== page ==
Let’s hear it for the classical Greek

Let’s hear it for the classical Greek


norman lebrecht

May 01, 2020

From this week’s Lebrecht Album of the Week:


The modernist Greek composer Skalkottas left Berlin in 1933 and returned to Athens, where he lived in poverty and poor health. When the Germans occupied his country, he was placed in an internment camp. Though he found love and finally married in 1946, he died three years later of what is said to have been an untreated ruptured hernia.

He was by a long chalk the foremost Greek composer of…

Read on here.

And here.



  • V.Lind says:

    Well, there’s someone I had never heard of and am delighted to be introduced to. I popped on his Concertino in C major for Piano and Orchestra and it is a treat on a dark rainy afternoon.

    Thank you! I will spend the next hour on some more of his work.

    It’s reasons like this I come on this site.

  • Larry says:

    A wonderful composer, almost forgotten today. I performed a set of “Five Greek Dances” for orchestra, back in my student days at New England Conservatory (early ’70s.) Of course, Mitropolous championed his music and recorded some with the New York Philharmonic in the ’50s. There are some recording of his chamber music on the BIS label, too. (Maybe they’re out of print now??)

    • A very large part of our Skalkottas recordings are orchestral music, and, Larry, this is BIS!
      We’re basically the only major label with a total non-deletion policy. All BIS products are constantly available from our own warehouse – and, of course, digitally everywhere.


      • Petros Linardos says:

        Yay for BIS! Great recording company!

      • Saxon Broken says:

        I am curious. Why do record labels delete things from their catalogue. Is it just too expensive for them to hold the stock, and too expensive to do really short print runs of new CDs?

  • Larry says:

    Norman, didn’t he have some sort of “connection” with Varese, or am I completely wrong? (Wouldn’t be the first time!)

    • Alex Rigas says:

      Larry, no connection whatsoever. Maybe you may consider the other Greek, Xenakis for such connection.

  • John Borstlap says:

    This is great folky fun:


    But his Schoenbergian music sound merely strange: neoclassical mould filled with the wrong notes:


    More of this type of music:



    Here are a couple of piano concerti:



    It all sounds wrong, frustrated, forced, twisted, like Picasso portraits with the nose at the place of the ear and the other way around.

    And then, in 1949, just before he died, he wrote this:


    A return to normal, and in this case truly beautiful and strong music with real thematic ideas, and beautifully made. As if suddenly the real soul pops-out. My suspicion is that such composers actually want to write the music they do really feel inside, but feel obliged to suppress to be able to be ‘of their time’ and ‘avantgarde’, and they are taken-in by the nonsense of Schoenberg and his followers. A tragedy….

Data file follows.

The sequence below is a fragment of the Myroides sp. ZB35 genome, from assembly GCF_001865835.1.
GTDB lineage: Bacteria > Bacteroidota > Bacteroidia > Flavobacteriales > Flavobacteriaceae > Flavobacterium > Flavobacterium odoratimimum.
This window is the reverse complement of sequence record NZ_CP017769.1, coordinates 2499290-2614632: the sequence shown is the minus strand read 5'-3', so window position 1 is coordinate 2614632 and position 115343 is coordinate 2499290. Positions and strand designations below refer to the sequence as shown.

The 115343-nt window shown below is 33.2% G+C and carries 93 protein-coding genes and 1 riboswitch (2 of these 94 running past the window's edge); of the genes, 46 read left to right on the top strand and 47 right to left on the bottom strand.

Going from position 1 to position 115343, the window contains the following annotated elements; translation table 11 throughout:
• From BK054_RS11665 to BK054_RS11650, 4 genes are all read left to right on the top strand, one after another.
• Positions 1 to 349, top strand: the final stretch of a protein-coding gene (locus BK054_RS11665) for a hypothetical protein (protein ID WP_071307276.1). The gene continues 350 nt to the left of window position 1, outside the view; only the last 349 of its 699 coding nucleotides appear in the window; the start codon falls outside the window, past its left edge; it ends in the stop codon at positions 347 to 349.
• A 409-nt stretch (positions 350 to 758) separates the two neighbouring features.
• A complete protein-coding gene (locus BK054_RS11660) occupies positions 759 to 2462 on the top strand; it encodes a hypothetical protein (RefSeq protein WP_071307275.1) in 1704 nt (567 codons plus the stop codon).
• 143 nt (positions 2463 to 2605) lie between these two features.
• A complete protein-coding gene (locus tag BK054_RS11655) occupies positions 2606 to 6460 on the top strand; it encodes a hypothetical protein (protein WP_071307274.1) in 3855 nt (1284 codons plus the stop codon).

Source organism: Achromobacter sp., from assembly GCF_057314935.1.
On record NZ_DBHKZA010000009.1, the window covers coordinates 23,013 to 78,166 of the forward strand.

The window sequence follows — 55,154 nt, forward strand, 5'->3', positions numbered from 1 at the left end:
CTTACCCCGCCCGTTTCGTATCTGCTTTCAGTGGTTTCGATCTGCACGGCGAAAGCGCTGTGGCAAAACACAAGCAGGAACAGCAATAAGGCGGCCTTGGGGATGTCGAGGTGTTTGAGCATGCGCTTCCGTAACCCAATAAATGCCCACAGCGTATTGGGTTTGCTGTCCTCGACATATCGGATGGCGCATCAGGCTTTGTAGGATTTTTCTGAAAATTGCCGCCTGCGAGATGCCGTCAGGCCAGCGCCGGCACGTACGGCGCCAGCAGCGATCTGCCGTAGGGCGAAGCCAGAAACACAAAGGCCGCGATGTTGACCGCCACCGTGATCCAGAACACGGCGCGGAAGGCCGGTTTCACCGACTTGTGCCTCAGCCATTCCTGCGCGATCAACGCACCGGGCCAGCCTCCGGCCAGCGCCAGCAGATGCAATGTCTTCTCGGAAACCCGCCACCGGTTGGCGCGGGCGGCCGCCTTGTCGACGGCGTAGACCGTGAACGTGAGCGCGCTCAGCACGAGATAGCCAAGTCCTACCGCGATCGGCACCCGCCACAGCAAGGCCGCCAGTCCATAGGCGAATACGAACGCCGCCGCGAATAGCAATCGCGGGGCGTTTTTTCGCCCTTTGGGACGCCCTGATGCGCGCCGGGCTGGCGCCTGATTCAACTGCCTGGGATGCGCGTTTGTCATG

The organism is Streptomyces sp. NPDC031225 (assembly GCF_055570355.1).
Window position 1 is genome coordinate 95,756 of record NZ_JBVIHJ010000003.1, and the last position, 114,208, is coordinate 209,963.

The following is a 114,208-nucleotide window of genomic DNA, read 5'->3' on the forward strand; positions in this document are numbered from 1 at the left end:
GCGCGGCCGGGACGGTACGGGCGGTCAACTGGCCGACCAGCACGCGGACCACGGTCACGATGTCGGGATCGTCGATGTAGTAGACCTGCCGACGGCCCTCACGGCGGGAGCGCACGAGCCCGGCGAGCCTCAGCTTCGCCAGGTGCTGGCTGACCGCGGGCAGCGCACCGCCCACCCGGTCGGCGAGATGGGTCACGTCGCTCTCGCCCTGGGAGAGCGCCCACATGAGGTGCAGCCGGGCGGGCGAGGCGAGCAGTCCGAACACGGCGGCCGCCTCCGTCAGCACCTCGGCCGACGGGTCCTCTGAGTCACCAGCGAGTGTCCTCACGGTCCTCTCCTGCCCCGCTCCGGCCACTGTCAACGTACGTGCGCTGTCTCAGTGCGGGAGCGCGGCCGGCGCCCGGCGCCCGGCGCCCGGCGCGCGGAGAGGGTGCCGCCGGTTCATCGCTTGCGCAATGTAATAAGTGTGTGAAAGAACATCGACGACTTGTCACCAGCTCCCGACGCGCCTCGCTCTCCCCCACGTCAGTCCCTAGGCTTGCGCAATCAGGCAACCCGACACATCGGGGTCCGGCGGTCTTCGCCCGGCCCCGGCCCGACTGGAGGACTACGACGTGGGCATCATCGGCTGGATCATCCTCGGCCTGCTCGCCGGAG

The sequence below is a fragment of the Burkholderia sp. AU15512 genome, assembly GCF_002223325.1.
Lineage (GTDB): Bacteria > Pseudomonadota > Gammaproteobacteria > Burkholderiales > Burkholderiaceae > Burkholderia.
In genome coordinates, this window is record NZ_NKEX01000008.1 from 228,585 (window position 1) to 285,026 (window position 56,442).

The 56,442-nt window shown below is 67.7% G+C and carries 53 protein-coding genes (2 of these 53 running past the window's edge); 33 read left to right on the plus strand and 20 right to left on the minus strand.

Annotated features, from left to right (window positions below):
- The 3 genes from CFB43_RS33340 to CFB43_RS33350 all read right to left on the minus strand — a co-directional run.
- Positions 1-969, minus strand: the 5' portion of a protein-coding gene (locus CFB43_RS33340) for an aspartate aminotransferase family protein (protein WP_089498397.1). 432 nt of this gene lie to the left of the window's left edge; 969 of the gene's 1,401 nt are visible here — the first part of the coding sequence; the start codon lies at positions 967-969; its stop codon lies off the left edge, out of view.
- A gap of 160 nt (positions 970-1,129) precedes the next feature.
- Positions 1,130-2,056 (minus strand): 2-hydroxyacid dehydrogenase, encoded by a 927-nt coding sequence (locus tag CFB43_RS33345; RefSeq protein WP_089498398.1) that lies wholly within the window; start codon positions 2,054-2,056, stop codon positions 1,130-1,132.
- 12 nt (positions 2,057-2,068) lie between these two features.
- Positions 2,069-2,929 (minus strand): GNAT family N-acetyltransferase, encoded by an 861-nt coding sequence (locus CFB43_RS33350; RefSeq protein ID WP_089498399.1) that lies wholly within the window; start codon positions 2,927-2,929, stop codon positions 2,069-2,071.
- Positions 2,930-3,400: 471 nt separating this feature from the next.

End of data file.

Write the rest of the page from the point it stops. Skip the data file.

By the way, the neglect that Skalkottas experienced, in spite of being up-to-date internationally, is typical of small nations.

  • Sabrinensis says:

    His Concerto for Violin, Viola, and Wind Orchestra is excellent. Gunther Schuller was enthusiastic about Skalkottas and I obtained a lot of scores and live performance recordings from his Margun Music.

  • Dear Norman,

    OK, I really need to say this – I am cruelly disappointed.
    BIS have released no less than twenty-one (yes, 21!!) discs of music by Skalkottas – by far the most of any label, before or since. As a matter of fact, we’re quite close to having a Skalkottas Complete Edition. To very great critical acclaim, and close to no sales.

    The “Return of Ulysses”, which you said has not been recorded, was released on BIS-1333 in 2003 (together with the 36 (not 12) Greek Dances), and has been available since, in the huge orchestral fashion, not a piano reduction.

    The Suite for Violin and Chamber Orchestra was released on BIS-2343 this year, recorded prior to the one you advertise.

    To record Skalkottas is about the least profitable things we have ever done – we’re 7 figures from breaking even, but, like you, we feel that this is deserving music, and we’ve kept at it since 1997, when we started. To see you, then, hail a competitor, who has done one CD of it (in itself: bravo), and not even acknowledging BIS’s ground-breaking efforts for this composer, really, but REALLY hurts!

    Robert (von Bahr, CEO, BIS Records, Sweden)

    • John Borstlap says:

      BIS is the only international record company where people consider the music itself as such.

    • Alex Rigas says:

      In BIS we trust. We thank you for your Skalkottas recordings. Really grateful. By far the best.